I think that a lot of single, unattached littles utilize certain items to find comfort in not having a Caregiver. These items would include attachment items that give them the feeling of being loved, taken care of, or soothed. Pacifiers, stuffed animals, and even sound devices or recordings of lullabies or bedtime stories fall into this category.
Pacifiers are typically used so that babies do not use bottles or the breast to excessively suckle on when trying to feel comfortable and soothed. They aren’t always given to babies and can damage the parent bonding experience, appropriate feeding, and dental development.

When it comes to being a little, would you prefer to cuddle with a stuffed animal or with your Caregiver? Would you prefer to play by yourself or with your Caregiver dutifully watching over you? Would you prefer to listen to a recording of a stranger read you a bedtime story or have your partner sit beside you and read you the story, Would you prefer to make all decisions for yourself and maintain all responsibility or would you prefer your trusted, proven Caregiver happily alleviate you of those stressors at times?

What I’m trying to say is that many “common” objects, such as pacifiers, that many littles and adult babies choose to use are ways they’ve figured out how to temporarily faux-parent themselves while single and in need of feeling lovingly soothed. It could be compared to things a bachelor owns prior to settling down into a serious commitment.

Caregivers are quite naturally parental. That is very important to recognize. This is often reinforced by their littles telling them they want the Caregiver to basically be their parent to some degree, handle certain situations, and make decisions they feel are best for the little.
A special part of becoming a parent is the power to make parental choices for your child. Parents daydream while preparing nurseries and buying baby items about decisions they’re going to make for their baby.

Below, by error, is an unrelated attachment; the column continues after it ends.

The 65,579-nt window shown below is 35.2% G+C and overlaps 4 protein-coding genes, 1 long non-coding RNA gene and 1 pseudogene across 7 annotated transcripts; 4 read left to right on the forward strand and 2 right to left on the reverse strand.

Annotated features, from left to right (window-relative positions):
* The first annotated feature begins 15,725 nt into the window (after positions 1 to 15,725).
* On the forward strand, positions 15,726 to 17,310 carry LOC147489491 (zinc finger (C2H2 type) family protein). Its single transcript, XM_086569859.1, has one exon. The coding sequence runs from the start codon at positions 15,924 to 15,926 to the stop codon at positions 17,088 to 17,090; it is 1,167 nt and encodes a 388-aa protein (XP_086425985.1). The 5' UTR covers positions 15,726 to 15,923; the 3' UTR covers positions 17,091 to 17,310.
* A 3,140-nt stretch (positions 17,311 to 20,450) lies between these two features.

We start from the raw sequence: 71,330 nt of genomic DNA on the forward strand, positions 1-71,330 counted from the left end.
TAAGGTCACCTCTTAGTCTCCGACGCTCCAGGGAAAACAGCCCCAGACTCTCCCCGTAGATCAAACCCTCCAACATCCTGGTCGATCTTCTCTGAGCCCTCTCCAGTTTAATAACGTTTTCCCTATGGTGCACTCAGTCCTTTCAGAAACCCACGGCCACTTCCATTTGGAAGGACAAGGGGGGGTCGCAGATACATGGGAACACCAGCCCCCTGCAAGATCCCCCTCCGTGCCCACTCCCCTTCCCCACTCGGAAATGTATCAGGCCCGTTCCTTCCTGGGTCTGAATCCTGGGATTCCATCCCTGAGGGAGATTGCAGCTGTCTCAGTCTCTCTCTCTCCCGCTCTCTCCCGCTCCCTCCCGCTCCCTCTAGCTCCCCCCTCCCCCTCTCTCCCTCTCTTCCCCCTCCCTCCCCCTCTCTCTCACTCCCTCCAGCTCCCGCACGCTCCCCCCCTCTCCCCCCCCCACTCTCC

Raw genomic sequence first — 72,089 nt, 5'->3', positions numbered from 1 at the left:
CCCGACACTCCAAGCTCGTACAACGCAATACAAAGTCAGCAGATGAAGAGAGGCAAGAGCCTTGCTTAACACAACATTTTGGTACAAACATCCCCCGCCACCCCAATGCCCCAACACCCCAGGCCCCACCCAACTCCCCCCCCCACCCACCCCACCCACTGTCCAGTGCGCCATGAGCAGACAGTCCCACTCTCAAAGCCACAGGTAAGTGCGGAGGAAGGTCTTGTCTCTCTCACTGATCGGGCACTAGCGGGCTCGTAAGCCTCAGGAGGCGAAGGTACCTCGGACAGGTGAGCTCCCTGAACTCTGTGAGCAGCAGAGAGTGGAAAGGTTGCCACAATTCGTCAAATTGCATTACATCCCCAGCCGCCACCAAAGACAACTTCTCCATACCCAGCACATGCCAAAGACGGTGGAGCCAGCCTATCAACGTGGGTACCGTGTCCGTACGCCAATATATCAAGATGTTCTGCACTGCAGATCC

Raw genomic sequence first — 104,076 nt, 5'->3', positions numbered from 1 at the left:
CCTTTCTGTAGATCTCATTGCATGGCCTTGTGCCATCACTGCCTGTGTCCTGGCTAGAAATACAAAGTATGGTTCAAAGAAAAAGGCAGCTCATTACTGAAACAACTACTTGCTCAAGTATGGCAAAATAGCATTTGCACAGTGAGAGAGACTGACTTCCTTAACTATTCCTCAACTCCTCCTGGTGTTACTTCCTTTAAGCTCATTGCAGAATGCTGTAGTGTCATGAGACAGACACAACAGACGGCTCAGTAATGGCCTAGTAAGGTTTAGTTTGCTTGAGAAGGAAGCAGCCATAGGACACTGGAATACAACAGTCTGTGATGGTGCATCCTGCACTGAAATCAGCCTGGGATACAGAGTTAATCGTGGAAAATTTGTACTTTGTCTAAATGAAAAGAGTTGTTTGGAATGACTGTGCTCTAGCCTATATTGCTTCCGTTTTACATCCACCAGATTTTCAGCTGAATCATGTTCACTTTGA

As a related example, plenty of parents do not give their babies pacifiers and that’s a very socially acceptable choice that a parent has the right to make. All babies still like to suckle, but not all parents choose a pacifier as an appropriate soothing device to fulfill that desire for their babies.

For understanding realistic age comparisons you may also like to know pediatric dentists recommend limiting pacifier time once a child is 2 and eliminating it completely before age 4. So, your partner isn’t wrong to associate them with, well, babies versus young children.

By wanting him to consent and using an item he rejects in front of him you are, in a way, stripping him of typical parental choice under the guise that it’s a “part of the CGL relationship dynamic”—when it isn’t. Items are not a part of the relationship. We aren’t actors who need props.

In a way, pushing to keep talking about this when he has...:
  • Already clearly said “no”
  • Given you reason why his preference is his preference absolutely pressuring him to do what you want anyway. It’s like a child who keeps asking their parent until the parent wears down and finally gives into what the child wants.
This would be personally conflicting as a Caregiver when you’re also being told that the little wants to follow your lead, accept your decisions, and allow you to maintain some level of control in their life.

It may be more appropriate to approach your Caregiver with something you’ve identified as needing fulfilled in yourself and giving them the opportunity to consider what options they would like you to try versus asking them directly for a specific choice you’ve already made.